But all this is an excuse for me to do another very Scottish blog because Hogmanay and Burns Night are very close together in the calendar honest!
 The big thing about Burns to me is that he was a man of the people and still is, his words are clear and simple, nothing high faluting and clever, just beautiful. His work includes poems about the welfare of war widows, the evils of the tax man, the poor not having enough to eat, the hypocrisy of religion, the greater hypocrisy of politics, the fact that all men are  equal under the skin. Mankind might think he is smart but mess with mother nature at your peril. All sounds good to me, also sounds as if they could all have been written yesterday.

Burns night is a big thing  here. Next year I have been asked to do the Reply for the Lassies at   a very prestigious Burns Club. They invited me this year to get a feel for the event as these vary from all male outright drunkenness to an elegant dinner with lots of recitals and polite clapping. They all follow the same format though.   The company is assembled, men in kilts, women in frocks. We stand behind our seats, a piper pipes in the top table to rhymic clapping. Then the haggis is piped in. It is dead by this point.  Just to make sure a fierce man in a skirt wielding a very sharp knife kills it again while doing the address to the haggis. Then we get to sit down thank God.


Quote  There’s also much drinking of Scotch whisky at Burns Suppers which  makes the understanding of the “Address” so much more difficult, but apparently you don’t worry about it so much, instead, it helps let the rich words wash over you in a haze of literary genius.”
Here’s a wee taster of the haggis address if you pardon the pun.

Fair fa' your honest, sonsie face,
Great chieftain o' the pudding-race!
Aboon them a' ye tak your place,
Painch, tripe, or thairm:
Weel are ye wordy o'a grace
As lang's my arm.


The third verse actually contains the word entrails...  as does the haggis!
Funnily enough the line about ‘great chieftan of the pudding race’ was translated into German... as “ king of the sausage people!”


 Before the meal we have the well known Selkirk grace, I have heard many men break down and cry at this bit...
Selkirk Grace

Some hae meat and canna eat, 
And some wad eat that want it; 
But we hae meat, and we can eat, 
Sae let the Lord be thankitt
The meal consists of cock a leekie soup, haggis, (it was traditional to pour whisky over it but now it comes in a whisky sauce), neeps (turnips all mashed up), tatties, (potatoes all mashed up),  steak pie and cranachan for dessert. (See killer cookbook  recipe!!)
There are weird folk who say that the haggis derives from those Vikings again, on a long boat, killing beasties and shoving their waste entrails in the stomach of dead beast to eat later. These people are obviously English. And should be ignored!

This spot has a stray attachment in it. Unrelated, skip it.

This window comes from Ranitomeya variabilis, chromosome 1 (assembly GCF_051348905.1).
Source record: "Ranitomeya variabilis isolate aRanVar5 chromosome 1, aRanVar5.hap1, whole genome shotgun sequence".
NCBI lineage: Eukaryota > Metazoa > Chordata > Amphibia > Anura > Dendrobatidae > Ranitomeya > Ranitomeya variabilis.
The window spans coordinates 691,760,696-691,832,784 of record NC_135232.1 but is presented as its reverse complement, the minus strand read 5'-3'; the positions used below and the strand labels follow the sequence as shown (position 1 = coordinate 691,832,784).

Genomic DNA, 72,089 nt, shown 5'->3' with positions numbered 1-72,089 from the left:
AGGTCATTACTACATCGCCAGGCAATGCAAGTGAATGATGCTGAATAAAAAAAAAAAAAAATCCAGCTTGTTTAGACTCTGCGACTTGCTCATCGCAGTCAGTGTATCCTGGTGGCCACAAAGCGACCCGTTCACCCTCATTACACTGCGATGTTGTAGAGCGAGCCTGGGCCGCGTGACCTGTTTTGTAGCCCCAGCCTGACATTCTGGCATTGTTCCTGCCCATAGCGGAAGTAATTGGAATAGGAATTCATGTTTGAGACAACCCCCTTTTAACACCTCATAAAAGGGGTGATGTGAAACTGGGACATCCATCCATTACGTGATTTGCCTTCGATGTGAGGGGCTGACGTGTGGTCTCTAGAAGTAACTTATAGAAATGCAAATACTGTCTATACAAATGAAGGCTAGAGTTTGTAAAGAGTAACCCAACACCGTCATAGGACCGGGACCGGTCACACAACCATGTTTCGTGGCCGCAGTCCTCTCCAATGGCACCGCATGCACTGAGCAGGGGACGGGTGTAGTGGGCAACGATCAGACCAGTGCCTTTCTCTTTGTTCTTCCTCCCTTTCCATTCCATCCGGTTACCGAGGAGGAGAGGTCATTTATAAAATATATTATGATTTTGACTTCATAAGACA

If I can get all David Attenborough for a minute, the haggis eaten at Burns suppers is now farmed.  The wild haggis (Haggis Scoticis) is still found in the Highlands, usually well above the treeline. It has been well recorded by Darwin among others that it has legs on one side of the body longer than those on the other, so that it can run around the bens without falling over. The Hebridean Haggis has been tracked by its DNA to be the oldest species.  The Benbeculan Haggis is the breed that the haggis farms use as it has legs all the same length.  This is because Benbecula is as flat as a billiard table.


A Benbeculan Haggis (Haggis Benbeculae) pup. They lose their mane as they grow to adulthood.

The second half of the Burns Supper is fab if you are a Burn’s fan, hell if you are not. There is a toast to the queen. Which is rather interesting as Burns was anti monarchy.
Other recitals on the evening include a speech commemorating Burns and a toast to the great man, known as the 'Immortal Memory' (no jokes in that one), the 'Address to the Lassies' (very sexist and jokes about women drivers etc)   and of course 'The Reply from the Lassies' (which is about men being useful only as an abstract concept. Why did they ask me to do that one I wonder ....)
Interspersed with all that is much solo singing, bagpipe and fiddle music. Recitals more than the clapping along and jigging about stuff.  Lots of people claim that Burns wrote everything in sight but he said himself that he recorded much of what he heard around him. He sent a letter to the Scottish Musical Museum with an old song he had written down. It had never been in print before. Some of the lyrics of this song were "collected" others were “fashioned” by Burns. The song in that  letter  was "Old Lang Syne". 
And on that note I will sign off as I need to take the haggis out for a walk. They get restless indoors you know.